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The death of equities: Here we go again

(MoneyWatch) Perhaps the most infamous of all market forecasts is "The Death of Equities," the cover story of the August 13, 1979 edition of BusinessWeek. In it, the magazine argued that "for better or for worse... the U.S. economy probably has to regard the death of equities as a near-permanent condition." The article's timing could not have been worse -- over the next 20 years the market returned about 18 percent a year.

A May 14 editorial in The New York Times, headlined the "End of the Affair," echoed the earlier article. It marshals some facts in making a similar point about the state of the financial markets:

  • "Investors are shunning the stock market, and who can blame them?"
  • "As serial bubbles have burst, faith in the market has been rewarded with shattered retirements."
  • "Trust has been destroyed by scandals and the slow, uncertain pace of financial reform."
  • "Trading volume is down. Going back to 1960, trading had never declined for three consecutive years, let alone four and counting."
  • "Since the start of 2008, domestic stock mutual funds were drained of more than $400 billion."
  • "If the trend continues, the result could be a less robust market, with fewer companies opting to raise money by issuing shares and fewer investors willing to put their retirement savings into stocks."
  • "Investors are not merely reacting to tough conditions, but rather are staying away because they don't trust the market, it's unfair to individual investors -- citing rebates from the stock exchanges that provide incentives for brokers to search for the biggest rebate rather than the best price for their client."

Whenever there's a doomsday story in the financial media, I often get requests for comments. My first reaction to this piece was to recall the "Death of Equities" story, and how wide of the mark it proved to be. I then noted the great irony in the Times editorial -- fear and lack of trust had led investors to withdraw over $400 billion from the market at the same time that the market had more than doubled! In other words, investors who ignored this new "death of equities" were the winners, while those who "paid attention" missed the greatest bull market since the 1930s.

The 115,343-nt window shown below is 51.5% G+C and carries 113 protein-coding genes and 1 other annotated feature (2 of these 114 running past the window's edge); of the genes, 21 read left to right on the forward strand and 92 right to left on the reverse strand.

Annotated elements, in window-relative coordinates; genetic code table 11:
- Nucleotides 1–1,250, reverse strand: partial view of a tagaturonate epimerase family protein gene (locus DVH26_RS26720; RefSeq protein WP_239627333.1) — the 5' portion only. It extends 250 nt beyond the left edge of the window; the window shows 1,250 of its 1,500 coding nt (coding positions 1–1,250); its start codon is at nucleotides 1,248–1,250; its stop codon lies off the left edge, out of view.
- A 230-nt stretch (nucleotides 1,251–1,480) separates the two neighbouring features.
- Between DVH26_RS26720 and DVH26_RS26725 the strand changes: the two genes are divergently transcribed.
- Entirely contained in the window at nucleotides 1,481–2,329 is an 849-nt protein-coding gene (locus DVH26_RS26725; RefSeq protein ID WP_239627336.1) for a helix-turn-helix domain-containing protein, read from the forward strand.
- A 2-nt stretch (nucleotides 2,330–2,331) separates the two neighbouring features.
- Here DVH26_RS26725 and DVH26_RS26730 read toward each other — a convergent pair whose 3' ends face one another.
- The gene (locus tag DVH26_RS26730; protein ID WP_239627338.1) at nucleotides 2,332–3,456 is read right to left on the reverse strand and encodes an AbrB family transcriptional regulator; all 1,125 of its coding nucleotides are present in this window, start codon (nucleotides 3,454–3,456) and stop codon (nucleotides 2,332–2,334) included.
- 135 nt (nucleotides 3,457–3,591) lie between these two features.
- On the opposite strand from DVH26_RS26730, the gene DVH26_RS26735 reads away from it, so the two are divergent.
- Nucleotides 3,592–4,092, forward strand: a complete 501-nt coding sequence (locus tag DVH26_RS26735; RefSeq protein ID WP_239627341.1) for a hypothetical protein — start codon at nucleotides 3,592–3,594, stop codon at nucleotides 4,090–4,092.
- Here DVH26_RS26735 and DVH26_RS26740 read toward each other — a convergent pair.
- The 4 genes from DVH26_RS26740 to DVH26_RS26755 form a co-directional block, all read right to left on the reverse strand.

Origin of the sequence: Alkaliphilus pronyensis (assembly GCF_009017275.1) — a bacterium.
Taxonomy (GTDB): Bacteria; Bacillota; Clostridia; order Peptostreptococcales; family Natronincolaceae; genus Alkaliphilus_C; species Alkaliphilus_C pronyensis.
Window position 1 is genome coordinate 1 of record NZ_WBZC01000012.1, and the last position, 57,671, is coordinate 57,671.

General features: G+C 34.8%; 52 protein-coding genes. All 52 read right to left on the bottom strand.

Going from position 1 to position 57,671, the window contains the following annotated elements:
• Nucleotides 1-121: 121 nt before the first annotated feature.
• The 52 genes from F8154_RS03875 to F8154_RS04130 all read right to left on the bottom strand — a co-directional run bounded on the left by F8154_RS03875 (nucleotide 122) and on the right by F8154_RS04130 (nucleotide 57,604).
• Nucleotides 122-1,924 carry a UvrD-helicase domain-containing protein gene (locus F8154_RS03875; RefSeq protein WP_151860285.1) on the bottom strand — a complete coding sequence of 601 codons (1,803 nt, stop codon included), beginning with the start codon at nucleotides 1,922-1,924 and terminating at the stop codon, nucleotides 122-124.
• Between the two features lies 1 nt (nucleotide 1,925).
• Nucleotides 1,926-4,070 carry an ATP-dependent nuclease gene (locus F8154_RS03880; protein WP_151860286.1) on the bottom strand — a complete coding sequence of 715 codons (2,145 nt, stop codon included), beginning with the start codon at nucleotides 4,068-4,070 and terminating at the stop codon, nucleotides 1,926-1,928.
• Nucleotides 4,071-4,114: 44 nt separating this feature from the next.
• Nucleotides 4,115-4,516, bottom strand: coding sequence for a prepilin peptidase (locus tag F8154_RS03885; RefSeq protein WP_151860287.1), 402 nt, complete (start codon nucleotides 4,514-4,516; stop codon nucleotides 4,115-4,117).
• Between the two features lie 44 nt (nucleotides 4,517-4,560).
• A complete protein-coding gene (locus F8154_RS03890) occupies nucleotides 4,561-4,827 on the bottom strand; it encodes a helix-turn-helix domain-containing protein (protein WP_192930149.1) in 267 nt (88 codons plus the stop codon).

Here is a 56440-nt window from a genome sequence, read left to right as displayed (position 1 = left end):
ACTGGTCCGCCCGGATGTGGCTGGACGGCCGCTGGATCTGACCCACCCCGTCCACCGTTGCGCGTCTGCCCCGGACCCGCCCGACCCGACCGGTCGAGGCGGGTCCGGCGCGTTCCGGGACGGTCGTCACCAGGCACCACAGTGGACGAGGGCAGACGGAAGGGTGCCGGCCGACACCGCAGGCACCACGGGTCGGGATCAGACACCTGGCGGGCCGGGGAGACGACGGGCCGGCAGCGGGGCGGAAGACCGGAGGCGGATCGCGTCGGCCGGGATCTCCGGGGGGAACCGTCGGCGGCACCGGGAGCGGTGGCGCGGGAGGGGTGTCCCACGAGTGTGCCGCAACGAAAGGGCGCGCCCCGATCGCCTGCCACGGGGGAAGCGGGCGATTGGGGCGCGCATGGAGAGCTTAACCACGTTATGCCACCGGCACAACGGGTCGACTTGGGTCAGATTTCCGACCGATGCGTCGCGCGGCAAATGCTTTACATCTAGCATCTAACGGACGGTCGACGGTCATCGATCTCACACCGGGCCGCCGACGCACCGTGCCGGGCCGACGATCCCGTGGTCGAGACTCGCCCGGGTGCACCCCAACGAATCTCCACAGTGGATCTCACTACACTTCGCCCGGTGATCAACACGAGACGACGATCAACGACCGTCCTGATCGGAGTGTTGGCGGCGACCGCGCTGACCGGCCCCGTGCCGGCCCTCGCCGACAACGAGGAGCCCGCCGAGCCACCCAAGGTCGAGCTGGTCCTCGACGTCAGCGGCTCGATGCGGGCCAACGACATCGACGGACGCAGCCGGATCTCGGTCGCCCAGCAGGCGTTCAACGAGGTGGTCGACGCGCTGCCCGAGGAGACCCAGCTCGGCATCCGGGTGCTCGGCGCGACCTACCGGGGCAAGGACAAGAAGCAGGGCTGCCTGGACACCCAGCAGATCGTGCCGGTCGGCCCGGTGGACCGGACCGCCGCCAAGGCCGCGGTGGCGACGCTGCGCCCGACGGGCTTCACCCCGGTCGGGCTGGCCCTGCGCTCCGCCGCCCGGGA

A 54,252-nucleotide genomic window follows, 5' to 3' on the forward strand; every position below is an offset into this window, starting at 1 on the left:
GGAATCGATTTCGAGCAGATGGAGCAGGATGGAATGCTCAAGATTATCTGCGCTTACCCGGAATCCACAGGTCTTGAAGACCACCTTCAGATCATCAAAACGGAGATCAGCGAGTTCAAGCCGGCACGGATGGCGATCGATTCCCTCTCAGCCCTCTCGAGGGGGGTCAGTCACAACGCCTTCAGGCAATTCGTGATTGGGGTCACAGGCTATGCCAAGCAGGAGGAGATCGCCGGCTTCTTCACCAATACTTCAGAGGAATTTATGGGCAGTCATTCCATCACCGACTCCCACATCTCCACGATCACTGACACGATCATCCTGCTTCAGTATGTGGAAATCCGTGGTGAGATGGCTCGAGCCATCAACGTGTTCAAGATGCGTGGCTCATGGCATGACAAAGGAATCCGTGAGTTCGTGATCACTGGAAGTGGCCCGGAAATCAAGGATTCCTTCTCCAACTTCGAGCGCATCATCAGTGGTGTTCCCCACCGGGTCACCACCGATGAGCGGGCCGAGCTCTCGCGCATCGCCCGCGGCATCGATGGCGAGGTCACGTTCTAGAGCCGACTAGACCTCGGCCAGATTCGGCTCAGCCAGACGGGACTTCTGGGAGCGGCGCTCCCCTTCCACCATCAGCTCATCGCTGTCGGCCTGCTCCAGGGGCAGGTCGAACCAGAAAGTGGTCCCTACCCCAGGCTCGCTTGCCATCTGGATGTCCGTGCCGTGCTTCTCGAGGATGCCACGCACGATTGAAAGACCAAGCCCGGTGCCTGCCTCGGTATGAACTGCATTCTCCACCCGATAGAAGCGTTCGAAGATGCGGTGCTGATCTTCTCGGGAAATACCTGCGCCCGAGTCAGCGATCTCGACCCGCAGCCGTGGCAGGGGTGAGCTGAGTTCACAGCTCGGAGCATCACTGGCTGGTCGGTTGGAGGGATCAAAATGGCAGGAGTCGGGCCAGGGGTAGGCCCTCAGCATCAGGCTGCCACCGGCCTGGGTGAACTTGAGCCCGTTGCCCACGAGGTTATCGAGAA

The evidence is clear that individuals have the bad habit of investing as if they were driving forward while watching the rear view mirror, selling after periods of poor performance and buying after periods of strong performance. They're what financial economists call "noise traders," becoming overly optimistic in bull markets and overly pessimistic in bear markets.

While the winning strategy is to ignore the noise and adhere to a well-developed investment plan, if you can't resist paying attention to the noise, the evidence demonstrates that you would be far better off being a contrarian, doing the opposite of what the herd is doing. In other words, follow Warren Buffett's advice to "be fearful when others are greedy and greedy only when others are fearful." And remember that articles like this editorial are more likely to be yet one more contrarian indicator than they are to have value (other than as fodder for my blog).

And if you're concerned about broker rebates, the simple answer is to do what you should be doing anyway: avoid trading individual stocks. In general, stocks should be owned via investments in low-cost, passively managed mutual funds. That's the best way to achieve the broad diversification required to minimize the uncompensated, idiosyncratic risks of individual stocks.

The bottom line is this: If you insist on reading The New York Times for investment advice, limit yourself to reading Carl Richards' Bucks Blog.